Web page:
Friday, May 24, 2024

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HomeIssue 8What will the government do about buffel? Not much.

What will the government do about buffel? Not much.


Buffel grass, declared a noxious weed in South Australia and notorious for its displacing of native plants, and of being an extreme fire hazard, is earning high praise from the NT Minister of the Environment.

Eva Lawler, through a spokesperson, says: “As a pasture species, buffel grass remains highly valued by cattle producers for being drought tolerant, moderately nutritious and capable of withstanding heavy grazing.

“The extensive root system of buffel grass enables it to bind soil particles; reducing erosion and suppressing dust, which can be a valuable asset in an extremely arid environment.

“The Northern Territory Government recognises that buffel grass can impact upon environmental and cultural values and intensify rangeland fires, alongside posing a heightened risk to biodiversity.

“Due to the extent of buffel grass establishment in the natural environment, eradication is not considered technically or economically feasible,” says Ms Lawler.

“Current activities administered by the Department focus on raising awareness of the advantages and disadvantages of buffel grass, encouraging appropriate management by landholders and preventing inadvertent spread.

“The species is recognised in the new Alice Springs Regional Weed Strategy 2021-26 as a priority weed for strategic control in the region.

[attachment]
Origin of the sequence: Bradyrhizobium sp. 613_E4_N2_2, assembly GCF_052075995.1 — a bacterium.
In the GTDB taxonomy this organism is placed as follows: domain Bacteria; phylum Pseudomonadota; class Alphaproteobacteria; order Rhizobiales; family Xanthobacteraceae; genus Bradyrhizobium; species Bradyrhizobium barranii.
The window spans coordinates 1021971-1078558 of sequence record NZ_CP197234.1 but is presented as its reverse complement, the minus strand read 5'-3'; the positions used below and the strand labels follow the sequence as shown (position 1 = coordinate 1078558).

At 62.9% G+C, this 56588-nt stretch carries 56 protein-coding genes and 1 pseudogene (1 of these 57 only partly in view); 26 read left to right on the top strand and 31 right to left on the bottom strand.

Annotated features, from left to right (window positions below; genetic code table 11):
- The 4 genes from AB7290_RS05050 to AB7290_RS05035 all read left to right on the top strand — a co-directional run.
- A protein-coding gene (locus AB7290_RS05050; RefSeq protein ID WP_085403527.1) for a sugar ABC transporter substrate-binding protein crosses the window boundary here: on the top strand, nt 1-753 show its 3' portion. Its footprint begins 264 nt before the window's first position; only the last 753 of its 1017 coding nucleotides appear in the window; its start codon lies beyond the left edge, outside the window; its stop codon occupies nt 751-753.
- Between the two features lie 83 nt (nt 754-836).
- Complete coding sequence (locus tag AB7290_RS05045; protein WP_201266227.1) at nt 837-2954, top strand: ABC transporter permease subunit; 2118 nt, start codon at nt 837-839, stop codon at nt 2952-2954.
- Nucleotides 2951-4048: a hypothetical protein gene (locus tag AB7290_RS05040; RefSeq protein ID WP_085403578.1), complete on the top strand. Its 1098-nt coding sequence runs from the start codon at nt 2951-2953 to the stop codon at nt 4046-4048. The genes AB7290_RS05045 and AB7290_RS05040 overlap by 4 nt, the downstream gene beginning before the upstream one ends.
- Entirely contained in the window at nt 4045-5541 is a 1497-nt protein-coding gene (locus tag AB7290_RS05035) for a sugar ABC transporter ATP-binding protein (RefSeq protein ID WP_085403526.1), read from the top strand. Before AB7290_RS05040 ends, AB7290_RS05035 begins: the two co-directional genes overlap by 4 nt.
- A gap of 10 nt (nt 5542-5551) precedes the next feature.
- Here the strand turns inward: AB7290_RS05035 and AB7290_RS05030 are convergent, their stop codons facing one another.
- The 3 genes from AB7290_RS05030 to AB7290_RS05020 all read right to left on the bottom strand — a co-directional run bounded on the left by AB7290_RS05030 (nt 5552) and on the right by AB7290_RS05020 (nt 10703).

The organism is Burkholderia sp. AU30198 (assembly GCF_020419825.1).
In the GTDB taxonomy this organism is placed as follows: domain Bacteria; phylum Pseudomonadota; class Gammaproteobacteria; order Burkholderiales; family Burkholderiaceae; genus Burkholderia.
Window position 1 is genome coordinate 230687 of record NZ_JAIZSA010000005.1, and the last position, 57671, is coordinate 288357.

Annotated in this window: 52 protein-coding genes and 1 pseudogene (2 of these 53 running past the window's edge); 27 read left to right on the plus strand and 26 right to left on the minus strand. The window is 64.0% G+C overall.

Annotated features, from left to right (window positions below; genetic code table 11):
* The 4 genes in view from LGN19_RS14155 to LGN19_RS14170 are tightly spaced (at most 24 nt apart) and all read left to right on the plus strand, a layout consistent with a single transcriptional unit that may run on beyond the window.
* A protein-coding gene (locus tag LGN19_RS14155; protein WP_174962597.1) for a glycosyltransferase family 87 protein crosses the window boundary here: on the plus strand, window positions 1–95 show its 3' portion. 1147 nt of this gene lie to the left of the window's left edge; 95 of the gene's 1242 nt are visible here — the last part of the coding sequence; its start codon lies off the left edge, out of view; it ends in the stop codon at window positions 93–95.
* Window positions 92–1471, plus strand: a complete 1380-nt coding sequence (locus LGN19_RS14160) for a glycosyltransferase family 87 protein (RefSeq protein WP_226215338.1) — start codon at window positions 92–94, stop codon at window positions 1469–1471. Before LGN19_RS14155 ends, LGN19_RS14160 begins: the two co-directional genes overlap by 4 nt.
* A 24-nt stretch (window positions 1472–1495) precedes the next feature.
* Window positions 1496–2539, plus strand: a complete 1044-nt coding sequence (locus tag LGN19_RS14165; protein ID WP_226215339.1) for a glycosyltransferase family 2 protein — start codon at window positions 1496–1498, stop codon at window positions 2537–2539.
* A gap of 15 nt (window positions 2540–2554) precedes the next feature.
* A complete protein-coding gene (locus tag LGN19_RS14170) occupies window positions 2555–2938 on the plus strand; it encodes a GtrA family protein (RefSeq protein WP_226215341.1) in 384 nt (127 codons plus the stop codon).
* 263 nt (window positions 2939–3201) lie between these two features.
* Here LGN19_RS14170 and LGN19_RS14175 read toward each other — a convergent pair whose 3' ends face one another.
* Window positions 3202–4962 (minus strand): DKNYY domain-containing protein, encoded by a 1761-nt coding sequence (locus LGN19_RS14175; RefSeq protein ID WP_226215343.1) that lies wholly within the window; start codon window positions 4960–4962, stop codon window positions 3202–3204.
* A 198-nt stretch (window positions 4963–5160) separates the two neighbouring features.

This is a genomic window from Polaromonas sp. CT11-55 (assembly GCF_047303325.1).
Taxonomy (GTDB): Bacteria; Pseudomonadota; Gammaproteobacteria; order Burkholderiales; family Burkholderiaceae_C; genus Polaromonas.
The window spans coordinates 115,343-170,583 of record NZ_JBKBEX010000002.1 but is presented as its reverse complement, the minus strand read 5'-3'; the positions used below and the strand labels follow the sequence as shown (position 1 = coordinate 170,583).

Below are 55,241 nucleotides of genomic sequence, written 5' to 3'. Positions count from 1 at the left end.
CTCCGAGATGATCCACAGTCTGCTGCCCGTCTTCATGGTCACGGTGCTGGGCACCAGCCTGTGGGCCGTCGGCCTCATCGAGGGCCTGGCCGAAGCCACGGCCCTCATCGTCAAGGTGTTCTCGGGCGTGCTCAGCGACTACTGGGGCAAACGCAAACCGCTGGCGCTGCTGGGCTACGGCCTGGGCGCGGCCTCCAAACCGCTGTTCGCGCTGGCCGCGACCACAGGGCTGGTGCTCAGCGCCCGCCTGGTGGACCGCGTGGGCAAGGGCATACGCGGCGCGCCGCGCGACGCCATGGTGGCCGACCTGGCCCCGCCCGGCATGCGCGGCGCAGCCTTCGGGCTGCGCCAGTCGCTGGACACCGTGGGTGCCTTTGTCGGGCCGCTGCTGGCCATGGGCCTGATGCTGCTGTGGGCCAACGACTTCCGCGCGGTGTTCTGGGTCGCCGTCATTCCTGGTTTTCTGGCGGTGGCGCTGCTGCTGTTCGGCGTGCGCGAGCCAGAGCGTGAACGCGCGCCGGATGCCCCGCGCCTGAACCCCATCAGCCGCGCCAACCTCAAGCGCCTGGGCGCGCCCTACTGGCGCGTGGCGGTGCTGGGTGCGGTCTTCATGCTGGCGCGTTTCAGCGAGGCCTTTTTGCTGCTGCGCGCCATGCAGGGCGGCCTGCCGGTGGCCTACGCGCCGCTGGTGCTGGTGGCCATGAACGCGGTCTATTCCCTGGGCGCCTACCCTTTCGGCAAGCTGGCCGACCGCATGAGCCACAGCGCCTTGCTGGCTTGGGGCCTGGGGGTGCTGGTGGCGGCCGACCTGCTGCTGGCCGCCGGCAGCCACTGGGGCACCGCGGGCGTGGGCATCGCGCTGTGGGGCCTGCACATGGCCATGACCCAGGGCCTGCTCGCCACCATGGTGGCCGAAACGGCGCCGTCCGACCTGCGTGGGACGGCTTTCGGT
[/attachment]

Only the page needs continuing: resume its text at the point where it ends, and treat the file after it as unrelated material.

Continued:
“Officers target the species to reduce its spread into clean areas and to reduce the impact of buffel grass and fire on important natural and cultural values, such as the iconic river red gums of the Todd and Charles Rivers.”

Ms Lawler did not answer the majority of the questions put to her by the Alice Springs News.

PHOTO: “Reducing the impact of buffel grass and fire on important natural and cultural values?” Buffel at the iconic Overland Telegraph Station.


  1. I had read years ago that buffel was first planted at the airport due to the threat of not allowing any jet aircraft to land due to excessive air borne dust
    As a builder I have replaced many ceilings in older houses due to collapse from the weight of the build up of the red dust over decades that used to permeate the smallest cracks and gaps in walls and roofs and fill our homes with fine layers.
    We no longer witness those iconic images of huge red dust storms that would turn day into night in the centre like once were a common occurrence decades ago. Thank you buffel.

  2. Had another read of this article.
    Definitely a case of the naked emperor.
    As this ecological disaster unfolds I am reminded of a book I read: “Mistakes Were Made – but not by me.”

  3. Just watched the ASTC spraying native grasses on street verges.
    Trees and native grasses are fine on verges.
    It is buffel grass that needs controlling.
    Surely the council could do more to protect our natural flora.

  4. I wonder if Ms Lawler is going to do something about African love grass, which seems to be out performing buffel along Ilparpa Road, or is it too late for that one too?


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